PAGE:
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About Public Opinion & Human Biotechnology


Observers often ask, "Where does the public stand on human biotechnology? How do people feel?"

These important questions present challenges for pollsters. Most of the technologies in question are new and often poorly understood. They engage deeply held values, but there is not yet a well-developed vocabulary for their deliberation.

Polls tend to show that public sentiment about human biotechnologies is strongly ambivalent. Most people value their potential to alleviate suffering, yet are apprehensive about the social consequences of some applications.

Views on human biotechnology are strongly shaped by cultural experiences. For example, in the United States, many people focus on the moral status of the embryo, mirroring the abortion debates of recent decades. In contrast, Germans are more likely to interpret powerful biotechnologies though their country's experience with the Holocaust.

One of the most consistent findings of opinion studies is that respondents' answers depend heavily on how questions are worded. For example, two separate surveys in the United States taken one month apart showed contradictory results: one found that 70% supported human embryonic stem cell research while the other found that 70% opposed it. Reading the questions reveals why: The study sponsored by a research advocacy group emphasized the potential for cures, whereas the one sponsored by opponents of abortion rights dwelled on destroying embryos. Thus, survey results must be carefully evaluated and put in an appropriate context.



Surrogate Mothers in India Unaware of Risksby Frederik JoelvingReutersMarch 2nd, 2015Renting out their wombs may ease financial problems for poor women in India, but new research suggests surrogate mothers there are unaware of the risks and often left out of key medical decisions about their pregnancy.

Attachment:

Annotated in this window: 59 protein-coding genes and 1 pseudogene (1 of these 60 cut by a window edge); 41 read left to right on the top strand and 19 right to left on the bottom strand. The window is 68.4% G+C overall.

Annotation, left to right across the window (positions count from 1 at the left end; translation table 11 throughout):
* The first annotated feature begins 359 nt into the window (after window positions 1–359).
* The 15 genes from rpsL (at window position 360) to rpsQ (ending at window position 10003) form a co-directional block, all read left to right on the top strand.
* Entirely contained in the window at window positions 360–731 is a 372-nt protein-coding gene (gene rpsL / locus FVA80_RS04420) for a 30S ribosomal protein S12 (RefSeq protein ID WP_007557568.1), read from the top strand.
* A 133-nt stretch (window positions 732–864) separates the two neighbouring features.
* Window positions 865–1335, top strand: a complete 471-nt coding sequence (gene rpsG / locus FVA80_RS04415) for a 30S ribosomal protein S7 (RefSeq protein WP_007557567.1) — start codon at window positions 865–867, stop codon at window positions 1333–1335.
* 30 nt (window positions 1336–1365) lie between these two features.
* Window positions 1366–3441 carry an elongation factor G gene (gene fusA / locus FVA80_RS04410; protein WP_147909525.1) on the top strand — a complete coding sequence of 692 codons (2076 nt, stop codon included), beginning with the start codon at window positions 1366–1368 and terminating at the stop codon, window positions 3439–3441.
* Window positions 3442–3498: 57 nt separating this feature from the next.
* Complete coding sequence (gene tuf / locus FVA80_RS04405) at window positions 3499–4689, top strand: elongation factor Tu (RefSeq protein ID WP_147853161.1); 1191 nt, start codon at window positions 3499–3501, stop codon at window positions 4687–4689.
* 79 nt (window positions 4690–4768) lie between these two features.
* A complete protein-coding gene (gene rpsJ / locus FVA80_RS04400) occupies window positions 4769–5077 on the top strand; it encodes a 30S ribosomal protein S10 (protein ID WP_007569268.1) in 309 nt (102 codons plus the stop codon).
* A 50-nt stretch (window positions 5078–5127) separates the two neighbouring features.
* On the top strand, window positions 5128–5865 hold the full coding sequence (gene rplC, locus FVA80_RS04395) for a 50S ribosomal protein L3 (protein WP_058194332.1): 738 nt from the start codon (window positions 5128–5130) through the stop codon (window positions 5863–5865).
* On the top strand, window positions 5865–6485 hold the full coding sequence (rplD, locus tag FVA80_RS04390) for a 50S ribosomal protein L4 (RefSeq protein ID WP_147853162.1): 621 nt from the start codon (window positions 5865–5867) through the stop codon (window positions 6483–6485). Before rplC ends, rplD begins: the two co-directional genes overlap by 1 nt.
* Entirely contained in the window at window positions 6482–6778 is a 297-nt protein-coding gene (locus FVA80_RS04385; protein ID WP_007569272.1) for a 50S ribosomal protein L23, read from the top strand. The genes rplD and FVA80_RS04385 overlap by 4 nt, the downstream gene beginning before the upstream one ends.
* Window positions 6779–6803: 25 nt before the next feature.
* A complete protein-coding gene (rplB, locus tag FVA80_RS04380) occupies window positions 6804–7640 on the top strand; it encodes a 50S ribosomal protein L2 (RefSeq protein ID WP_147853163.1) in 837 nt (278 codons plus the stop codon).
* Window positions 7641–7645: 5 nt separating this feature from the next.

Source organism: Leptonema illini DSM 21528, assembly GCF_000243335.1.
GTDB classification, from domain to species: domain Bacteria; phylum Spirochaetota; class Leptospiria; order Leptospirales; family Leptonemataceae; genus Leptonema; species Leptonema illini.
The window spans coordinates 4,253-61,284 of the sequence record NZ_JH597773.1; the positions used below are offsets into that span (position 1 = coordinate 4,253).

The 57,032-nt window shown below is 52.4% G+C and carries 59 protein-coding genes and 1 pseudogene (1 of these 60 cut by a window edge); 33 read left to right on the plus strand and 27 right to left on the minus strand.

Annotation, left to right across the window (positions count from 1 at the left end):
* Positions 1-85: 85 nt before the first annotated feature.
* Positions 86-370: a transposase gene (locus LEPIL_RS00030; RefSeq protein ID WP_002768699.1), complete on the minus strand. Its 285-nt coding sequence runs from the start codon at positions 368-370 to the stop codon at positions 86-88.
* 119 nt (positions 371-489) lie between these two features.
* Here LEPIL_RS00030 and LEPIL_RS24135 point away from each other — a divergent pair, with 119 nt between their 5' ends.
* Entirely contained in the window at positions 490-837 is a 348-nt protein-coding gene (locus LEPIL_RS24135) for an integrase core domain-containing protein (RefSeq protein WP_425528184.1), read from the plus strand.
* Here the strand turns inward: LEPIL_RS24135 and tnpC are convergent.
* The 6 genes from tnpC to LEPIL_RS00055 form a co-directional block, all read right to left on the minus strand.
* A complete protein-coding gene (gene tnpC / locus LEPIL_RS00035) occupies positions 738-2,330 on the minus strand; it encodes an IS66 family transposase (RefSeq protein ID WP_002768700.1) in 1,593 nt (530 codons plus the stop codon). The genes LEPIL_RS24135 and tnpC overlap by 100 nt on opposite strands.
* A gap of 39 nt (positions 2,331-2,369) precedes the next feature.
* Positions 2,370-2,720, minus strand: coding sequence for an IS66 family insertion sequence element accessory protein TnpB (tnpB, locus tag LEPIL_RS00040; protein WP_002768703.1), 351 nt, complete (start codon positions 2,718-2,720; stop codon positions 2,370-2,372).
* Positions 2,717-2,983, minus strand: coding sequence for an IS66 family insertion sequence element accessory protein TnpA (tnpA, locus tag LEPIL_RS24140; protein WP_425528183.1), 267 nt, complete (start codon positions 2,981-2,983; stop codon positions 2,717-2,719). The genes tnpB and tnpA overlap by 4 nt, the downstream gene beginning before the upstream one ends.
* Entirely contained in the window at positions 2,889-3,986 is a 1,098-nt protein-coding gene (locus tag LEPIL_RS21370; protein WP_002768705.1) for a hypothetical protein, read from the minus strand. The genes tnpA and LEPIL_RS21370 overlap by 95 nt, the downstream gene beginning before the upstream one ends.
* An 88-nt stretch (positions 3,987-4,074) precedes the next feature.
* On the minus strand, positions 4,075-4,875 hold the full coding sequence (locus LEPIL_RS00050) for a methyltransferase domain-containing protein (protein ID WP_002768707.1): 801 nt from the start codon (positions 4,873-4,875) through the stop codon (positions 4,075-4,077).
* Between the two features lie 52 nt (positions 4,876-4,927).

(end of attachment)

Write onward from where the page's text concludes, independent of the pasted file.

Good Eggs, Bad Sperm and Terrible Journalismby Kirsty OswaldBioNewsMarch 2nd, 2015By repackaging the findings to appeal to the mainstream press, the true relevance of this research has been overlooked.
Institute of Medicine to Study the Social Policy and Ethics of “3-Person IVF”by Jessica CussinsBiopolitical TimesJanuary 22nd, 2015The FDA held a public meeting last year to assess the safety and efficacy of nuclear genome transfer for the prevention of transmission of mitochondrial diseases. Now it has asked the Institute of Medicine to consider the social and ethical issues.
Artificial Intelligence Experts Sign Open Letter to Protect Mankind From Machinesby Nick StattCNetJanuary 12th, 2015Artificial intelligence experts are working to stave off the worst when – not if – machines become smarter than people.
Pharmacogenomics and the Biology of Raceby Myles JacksonThe Huffington PostJanuary 5th, 2015Why is race the privileged category used by biomedical researchers in understanding human diversity?
The NFL Has a Problem with Stem Cell Treatmentsby Antonio RegaladoMIT Technology ReviewDecember 10th, 2014Professional athletes are getting injections of stem cells to speed up recovery from injury. Critics call it a high-tech placebo.
Sperm Donor, Life Partnerby Alana SemuelsThe AtlanticDecember 8th, 2014Just because women can create and raise a baby alone doesn't mean they want to. An increasing number of women and lesbian couples are seeking an involved father for a donor.
Human Germline Modification in the UK? Cries of Caution from all Cornersby Jessica CussinsBiopolitical TimesNovember 13th, 201475% of submissions about three-person IVF to the UK House of Commons Science and Technology Committee warn that more evidence is needed prior to offering these techniques.
North Carolina Compensates Victims of Eugenic Sterilization[With CGS's Marcy Darnovsky]by Lily LouThe GuilfordianNovember 7th, 2014The drive behind these sterilizations was the eugenics movement: the pseudoscience of improving a society’s gene pool through reducing populations of people with negative traits.
What Neuro-revolution? The Public Find Brain Science Irrelevant and Anxiety-Provokingby Christian JarrettWiredNovember 5th, 2014There have been huge investments in brain science by the USA and Europe, but new research suggests neuroscience has yet to make an impact on most people’s everyday lives.
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